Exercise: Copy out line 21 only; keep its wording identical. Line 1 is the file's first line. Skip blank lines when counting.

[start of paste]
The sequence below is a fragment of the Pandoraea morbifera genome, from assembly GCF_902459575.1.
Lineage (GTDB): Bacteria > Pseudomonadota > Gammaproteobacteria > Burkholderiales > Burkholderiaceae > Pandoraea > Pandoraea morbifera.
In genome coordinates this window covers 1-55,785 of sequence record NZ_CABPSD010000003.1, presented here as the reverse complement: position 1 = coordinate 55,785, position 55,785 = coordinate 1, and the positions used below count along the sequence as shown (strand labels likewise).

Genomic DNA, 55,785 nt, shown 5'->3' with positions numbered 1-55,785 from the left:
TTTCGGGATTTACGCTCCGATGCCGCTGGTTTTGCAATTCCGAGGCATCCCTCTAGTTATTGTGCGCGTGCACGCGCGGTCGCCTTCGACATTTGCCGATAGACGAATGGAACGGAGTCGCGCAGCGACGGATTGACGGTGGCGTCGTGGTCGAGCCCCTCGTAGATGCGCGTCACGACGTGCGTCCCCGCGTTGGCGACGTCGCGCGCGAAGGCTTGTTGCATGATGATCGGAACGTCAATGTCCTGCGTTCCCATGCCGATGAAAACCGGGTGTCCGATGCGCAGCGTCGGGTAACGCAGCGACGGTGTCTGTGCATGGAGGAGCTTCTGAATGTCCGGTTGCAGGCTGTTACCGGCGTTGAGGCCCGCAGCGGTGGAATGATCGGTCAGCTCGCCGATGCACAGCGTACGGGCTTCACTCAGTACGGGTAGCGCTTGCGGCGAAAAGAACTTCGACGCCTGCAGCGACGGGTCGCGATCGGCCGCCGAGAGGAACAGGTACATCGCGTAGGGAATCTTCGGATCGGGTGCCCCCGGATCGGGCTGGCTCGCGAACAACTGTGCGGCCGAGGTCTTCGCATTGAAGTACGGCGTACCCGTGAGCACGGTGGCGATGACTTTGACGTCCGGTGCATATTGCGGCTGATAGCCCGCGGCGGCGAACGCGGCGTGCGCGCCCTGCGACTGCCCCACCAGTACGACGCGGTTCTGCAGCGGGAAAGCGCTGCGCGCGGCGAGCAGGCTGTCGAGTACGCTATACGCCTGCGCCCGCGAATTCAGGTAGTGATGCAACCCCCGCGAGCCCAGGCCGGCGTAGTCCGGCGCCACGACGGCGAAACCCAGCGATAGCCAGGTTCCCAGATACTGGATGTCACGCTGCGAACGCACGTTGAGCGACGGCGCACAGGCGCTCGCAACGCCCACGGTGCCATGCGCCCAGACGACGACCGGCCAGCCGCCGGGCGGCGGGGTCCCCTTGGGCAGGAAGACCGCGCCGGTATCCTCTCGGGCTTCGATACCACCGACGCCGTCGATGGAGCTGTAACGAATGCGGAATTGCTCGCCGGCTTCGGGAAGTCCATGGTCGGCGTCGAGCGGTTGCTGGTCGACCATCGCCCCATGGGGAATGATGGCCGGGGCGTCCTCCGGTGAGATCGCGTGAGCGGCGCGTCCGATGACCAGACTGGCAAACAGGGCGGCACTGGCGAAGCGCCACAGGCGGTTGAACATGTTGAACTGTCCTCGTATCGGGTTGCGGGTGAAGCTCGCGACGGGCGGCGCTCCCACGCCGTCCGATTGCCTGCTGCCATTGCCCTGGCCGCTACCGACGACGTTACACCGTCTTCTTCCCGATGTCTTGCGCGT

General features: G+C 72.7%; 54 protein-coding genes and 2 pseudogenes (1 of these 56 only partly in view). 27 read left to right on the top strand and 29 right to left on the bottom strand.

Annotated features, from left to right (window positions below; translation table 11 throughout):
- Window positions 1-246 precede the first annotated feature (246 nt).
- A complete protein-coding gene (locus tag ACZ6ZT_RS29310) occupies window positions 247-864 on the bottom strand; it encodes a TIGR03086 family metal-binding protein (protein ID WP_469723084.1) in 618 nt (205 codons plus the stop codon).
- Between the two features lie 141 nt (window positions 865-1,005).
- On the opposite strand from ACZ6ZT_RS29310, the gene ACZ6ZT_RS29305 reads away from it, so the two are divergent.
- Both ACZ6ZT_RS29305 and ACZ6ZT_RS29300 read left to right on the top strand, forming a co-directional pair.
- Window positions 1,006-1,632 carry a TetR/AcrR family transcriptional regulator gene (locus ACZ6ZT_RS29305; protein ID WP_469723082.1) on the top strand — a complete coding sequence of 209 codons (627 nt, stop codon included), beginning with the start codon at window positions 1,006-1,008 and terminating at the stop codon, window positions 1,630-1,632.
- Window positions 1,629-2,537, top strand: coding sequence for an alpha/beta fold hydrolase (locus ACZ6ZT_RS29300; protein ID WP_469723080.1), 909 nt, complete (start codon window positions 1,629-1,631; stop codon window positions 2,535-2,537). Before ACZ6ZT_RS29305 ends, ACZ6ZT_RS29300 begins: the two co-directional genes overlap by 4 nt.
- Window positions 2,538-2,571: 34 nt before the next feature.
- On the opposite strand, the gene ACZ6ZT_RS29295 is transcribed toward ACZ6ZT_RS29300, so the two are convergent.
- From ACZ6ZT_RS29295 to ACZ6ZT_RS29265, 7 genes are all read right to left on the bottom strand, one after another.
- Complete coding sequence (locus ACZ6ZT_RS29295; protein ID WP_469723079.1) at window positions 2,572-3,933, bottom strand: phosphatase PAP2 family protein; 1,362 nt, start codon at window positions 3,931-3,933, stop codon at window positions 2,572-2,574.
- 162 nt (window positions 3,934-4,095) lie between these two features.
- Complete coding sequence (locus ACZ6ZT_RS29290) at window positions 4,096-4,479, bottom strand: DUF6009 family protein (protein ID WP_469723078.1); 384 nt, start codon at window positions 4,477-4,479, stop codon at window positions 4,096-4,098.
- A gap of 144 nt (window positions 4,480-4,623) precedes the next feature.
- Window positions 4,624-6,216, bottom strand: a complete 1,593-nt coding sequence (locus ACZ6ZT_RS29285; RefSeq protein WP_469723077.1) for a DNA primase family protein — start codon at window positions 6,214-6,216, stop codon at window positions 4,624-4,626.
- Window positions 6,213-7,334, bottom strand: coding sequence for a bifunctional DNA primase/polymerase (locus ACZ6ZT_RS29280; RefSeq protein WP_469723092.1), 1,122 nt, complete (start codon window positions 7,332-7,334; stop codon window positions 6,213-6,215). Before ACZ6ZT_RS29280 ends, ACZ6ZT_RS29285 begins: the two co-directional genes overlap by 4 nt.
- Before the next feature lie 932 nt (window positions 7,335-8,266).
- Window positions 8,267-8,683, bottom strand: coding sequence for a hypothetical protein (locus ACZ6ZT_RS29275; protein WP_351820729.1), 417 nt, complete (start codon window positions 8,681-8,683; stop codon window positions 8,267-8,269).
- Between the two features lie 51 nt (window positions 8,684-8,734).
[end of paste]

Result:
- A gap of 144 nt (window positions 4,480-4,623) precedes the next feature.